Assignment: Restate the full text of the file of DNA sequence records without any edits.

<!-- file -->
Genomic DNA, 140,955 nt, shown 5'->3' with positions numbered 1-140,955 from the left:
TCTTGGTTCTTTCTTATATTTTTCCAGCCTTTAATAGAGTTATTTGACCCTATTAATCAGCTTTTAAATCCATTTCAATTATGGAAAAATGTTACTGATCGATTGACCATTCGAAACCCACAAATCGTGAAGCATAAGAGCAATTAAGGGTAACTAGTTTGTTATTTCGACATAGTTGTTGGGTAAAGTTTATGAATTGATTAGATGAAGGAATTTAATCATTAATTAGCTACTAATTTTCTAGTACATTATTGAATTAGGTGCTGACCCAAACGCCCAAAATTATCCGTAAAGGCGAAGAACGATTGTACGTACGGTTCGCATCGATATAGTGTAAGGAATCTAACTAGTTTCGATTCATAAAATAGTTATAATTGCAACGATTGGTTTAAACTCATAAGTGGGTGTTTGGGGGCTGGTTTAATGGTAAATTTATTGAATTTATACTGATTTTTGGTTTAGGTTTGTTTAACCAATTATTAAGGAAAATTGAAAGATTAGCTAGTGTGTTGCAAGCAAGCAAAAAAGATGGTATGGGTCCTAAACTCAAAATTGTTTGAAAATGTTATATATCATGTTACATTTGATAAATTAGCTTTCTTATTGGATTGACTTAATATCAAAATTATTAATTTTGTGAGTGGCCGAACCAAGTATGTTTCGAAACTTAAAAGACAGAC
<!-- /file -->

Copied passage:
Genomic DNA, 140,955 nt, shown 5'->3' with positions numbered 1-140,955 from the left:
TCTTGGTTCTTTCTTATATTTTTCCAGCCTTTAATAGAGTTATTTGACCCTATTAATCAGCTTTTAAATCCATTTCAATTATGGAAAAATGTTACTGATCGATTGACCATTCGAAACCCACAAATCGTGAAGCATAAGAGCAATTAAGGGTAACTAGTTTGTTATTTCGACATAGTTGTTGGGTAAAGTTTATGAATTGATTAGATGAAGGAATTTAATCATTAATTAGCTACTAATTTTCTAGTACATTATTGAATTAGGTGCTGACCCAAACGCCCAAAATTATCCGTAAAGGCGAAGAACGATTGTACGTACGGTTCGCATCGATATAGTGTAAGGAATCTAACTAGTTTCGATTCATAAAATAGTTATAATTGCAACGATTGGTTTAAACTCATAAGTGGGTGTTTGGGGGCTGGTTTAATGGTAAATTTATTGAATTTATACTGATTTTTGGTTTAGGTTTGTTTAACCAATTATTAAGGAAAATTGAAAGATTAGCTAGTGTGTTGCAAGCAAGCAAAAAAGATGGTATGGGTCCTAAACTCAAAATTGTTTGAAAATGTTATATATCATGTTACATTTGATAAATTAGCTTTCTTATTGGATTGACTTAATATCAAAATTATTAATTTTGTGAGTGGCCGAACCAAGTATGTTTCGAAACTTAAAAGACAGAC